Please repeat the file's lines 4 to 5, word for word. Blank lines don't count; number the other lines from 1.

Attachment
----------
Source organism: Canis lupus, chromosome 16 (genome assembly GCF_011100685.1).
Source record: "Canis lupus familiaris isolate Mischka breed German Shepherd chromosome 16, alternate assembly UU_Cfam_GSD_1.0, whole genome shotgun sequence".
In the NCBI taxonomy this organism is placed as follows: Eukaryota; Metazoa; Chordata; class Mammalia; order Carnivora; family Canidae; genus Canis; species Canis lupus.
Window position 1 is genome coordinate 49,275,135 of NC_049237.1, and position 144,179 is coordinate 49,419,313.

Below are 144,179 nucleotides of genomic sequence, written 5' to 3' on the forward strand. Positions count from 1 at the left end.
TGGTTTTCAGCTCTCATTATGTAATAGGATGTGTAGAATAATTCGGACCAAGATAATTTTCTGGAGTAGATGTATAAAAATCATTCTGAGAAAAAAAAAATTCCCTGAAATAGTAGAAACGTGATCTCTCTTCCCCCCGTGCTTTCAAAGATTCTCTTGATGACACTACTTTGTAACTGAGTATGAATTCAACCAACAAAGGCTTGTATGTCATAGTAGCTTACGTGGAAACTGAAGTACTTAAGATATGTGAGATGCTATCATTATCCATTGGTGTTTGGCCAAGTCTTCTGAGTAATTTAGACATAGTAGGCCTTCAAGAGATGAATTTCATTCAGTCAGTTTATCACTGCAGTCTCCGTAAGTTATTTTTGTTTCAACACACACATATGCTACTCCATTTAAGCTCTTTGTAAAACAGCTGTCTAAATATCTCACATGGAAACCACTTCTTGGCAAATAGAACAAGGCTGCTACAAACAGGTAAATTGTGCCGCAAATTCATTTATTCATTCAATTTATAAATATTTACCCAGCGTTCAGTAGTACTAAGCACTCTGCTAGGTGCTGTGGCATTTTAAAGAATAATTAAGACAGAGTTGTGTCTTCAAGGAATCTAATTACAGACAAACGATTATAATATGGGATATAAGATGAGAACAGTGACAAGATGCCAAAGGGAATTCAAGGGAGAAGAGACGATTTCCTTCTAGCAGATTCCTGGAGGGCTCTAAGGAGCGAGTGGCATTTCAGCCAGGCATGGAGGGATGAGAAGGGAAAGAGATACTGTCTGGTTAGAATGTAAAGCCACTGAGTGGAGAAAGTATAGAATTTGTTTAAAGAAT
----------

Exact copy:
Window position 1 is genome coordinate 49,275,135 of NC_049237.1, and position 144,179 is coordinate 49,419,313.

Below are 144,179 nucleotides of genomic sequence, written 5' to 3' on the forward strand. Positions count from 1 at the left end.